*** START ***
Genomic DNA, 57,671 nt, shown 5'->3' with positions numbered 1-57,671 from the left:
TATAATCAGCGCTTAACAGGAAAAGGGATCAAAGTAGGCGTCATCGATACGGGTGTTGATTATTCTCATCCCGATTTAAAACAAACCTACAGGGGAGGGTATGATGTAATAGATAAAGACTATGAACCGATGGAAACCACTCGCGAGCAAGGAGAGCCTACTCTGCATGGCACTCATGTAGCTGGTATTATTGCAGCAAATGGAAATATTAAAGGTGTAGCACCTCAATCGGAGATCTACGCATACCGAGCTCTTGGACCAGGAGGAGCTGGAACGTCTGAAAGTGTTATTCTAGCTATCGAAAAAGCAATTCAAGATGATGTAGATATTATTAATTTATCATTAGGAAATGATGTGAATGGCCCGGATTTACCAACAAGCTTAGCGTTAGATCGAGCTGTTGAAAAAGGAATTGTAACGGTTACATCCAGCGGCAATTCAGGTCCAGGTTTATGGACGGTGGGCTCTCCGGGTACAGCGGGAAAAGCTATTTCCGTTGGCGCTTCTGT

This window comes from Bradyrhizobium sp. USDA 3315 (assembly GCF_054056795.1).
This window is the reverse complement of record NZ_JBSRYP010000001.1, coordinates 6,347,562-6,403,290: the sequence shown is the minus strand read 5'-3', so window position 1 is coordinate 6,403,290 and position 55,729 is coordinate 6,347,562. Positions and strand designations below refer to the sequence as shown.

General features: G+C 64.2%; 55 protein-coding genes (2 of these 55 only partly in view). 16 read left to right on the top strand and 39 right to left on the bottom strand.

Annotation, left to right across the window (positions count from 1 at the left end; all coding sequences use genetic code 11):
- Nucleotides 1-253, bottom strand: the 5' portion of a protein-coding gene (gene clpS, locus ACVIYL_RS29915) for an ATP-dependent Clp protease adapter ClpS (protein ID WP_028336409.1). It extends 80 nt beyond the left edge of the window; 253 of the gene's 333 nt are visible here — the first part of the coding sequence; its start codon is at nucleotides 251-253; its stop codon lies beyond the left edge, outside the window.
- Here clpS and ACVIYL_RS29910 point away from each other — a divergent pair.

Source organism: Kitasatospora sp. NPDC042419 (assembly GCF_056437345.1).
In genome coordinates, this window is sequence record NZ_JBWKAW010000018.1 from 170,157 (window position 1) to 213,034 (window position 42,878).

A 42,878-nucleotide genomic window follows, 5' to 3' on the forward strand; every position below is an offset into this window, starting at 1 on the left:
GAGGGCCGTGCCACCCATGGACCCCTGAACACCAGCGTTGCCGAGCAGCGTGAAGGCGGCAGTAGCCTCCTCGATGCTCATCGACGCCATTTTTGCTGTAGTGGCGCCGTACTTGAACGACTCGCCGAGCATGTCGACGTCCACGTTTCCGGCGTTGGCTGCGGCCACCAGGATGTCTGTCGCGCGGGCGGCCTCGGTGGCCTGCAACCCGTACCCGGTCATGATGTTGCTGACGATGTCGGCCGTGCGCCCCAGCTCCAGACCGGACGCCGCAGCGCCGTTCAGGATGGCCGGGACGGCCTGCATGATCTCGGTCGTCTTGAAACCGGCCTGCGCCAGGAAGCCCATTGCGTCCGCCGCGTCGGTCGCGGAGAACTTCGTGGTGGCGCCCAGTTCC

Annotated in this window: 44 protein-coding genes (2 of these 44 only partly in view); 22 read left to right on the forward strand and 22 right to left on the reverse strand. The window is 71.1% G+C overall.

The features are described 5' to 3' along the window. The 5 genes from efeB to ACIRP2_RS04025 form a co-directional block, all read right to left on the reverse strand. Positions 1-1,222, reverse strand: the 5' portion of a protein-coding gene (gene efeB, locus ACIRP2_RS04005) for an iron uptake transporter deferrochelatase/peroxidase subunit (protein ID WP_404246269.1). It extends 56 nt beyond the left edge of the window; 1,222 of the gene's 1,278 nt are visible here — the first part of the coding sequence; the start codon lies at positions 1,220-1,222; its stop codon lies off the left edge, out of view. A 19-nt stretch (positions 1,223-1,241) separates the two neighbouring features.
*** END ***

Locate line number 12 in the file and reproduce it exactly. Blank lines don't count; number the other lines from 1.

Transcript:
GAGGGCCGTGCCACCCATGGACCCCTGAACACCAGCGTTGCCGAGCAGCGTGAAGGCGGCAGTAGCCTCCTCGATGCTCATCGACGCCATTTTTGCTGTAGTGGCGCCGTACTTGAACGACTCGCCGAGCATGTCGACGTCCACGTTTCCGGCGTTGGCTGCGGCCACCAGGATGTCTGTCGCGCGGGCGGCCTCGGTGGCCTGCAACCCGTACCCGGTCATGATGTTGCTGACGATGTCGGCCGTGCGCCCCAGCTCCAGACCGGACGCCGCAGCGCCGTTCAGGATGGCCGGGACGGCCTGCATGATCTCGGTCGTCTTGAAACCGGCCTGCGCCAGGAAGCCCATTGCGTCCGCCGCGTCGGTCGCGGAGAACTTCGTGGTGGCGCCCAGTTCC